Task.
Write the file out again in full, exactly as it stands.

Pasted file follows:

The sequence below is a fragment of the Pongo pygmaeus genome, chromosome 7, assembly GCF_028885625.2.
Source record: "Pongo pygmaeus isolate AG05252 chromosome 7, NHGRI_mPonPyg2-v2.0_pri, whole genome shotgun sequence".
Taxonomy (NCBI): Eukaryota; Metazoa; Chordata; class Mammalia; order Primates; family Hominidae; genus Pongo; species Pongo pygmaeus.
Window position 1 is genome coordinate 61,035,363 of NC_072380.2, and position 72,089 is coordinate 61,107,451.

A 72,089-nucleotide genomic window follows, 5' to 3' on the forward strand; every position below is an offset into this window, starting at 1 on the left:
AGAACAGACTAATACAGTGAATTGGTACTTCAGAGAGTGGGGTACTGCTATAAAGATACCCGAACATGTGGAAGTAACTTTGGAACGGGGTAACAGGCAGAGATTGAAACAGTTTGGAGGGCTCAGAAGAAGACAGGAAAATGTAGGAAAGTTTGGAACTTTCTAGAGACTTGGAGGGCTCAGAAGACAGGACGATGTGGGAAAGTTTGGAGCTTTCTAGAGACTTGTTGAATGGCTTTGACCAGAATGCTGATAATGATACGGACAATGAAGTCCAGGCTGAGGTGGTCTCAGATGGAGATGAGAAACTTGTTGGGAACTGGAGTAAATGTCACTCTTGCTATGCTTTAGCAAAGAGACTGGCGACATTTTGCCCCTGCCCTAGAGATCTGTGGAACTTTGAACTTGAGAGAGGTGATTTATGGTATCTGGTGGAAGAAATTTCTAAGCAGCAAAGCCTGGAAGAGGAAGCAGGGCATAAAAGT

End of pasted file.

The sequence below is a fragment of the Pongo pygmaeus genome, chromosome 7, assembly GCF_028885625.2.
Source record: "Pongo pygmaeus isolate AG05252 chromosome 7, NHGRI_mPonPyg2-v2.0_pri, whole genome shotgun sequence".
Taxonomy (NCBI): Eukaryota; Metazoa; Chordata; class Mammalia; order Primates; family Hominidae; genus Pongo; species Pongo pygmaeus.
Window position 1 is genome coordinate 61,035,363 of NC_072380.2, and position 72,089 is coordinate 61,107,451.

A 72,089-nucleotide genomic window follows, 5' to 3' on the forward strand; every position below is an offset into this window, starting at 1 on the left:
AGAACAGACTAATACAGTGAATTGGTACTTCAGAGAGTGGGGTACTGCTATAAAGATACCCGAACATGTGGAAGTAACTTTGGAACGGGGTAACAGGCAGAGATTGAAACAGTTTGGAGGGCTCAGAAGAAGACAGGAAAATGTAGGAAAGTTTGGAACTTTCTAGAGACTTGGAGGGCTCAGAAGACAGGACGATGTGGGAAAGTTTGGAGCTTTCTAGAGACTTGTTGAATGGCTTTGACCAGAATGCTGATAATGATACGGACAATGAAGTCCAGGCTGAGGTGGTCTCAGATGGAGATGAGAAACTTGTTGGGAACTGGAGTAAATGTCACTCTTGCTATGCTTTAGCAAAGAGACTGGCGACATTTTGCCCCTGCCCTAGAGATCTGTGGAACTTTGAACTTGAGAGAGGTGATTTATGGTATCTGGTGGAAGAAATTTCTAAGCAGCAAAGCCTGGAAGAGGAAGCAGGGCATAAAAGT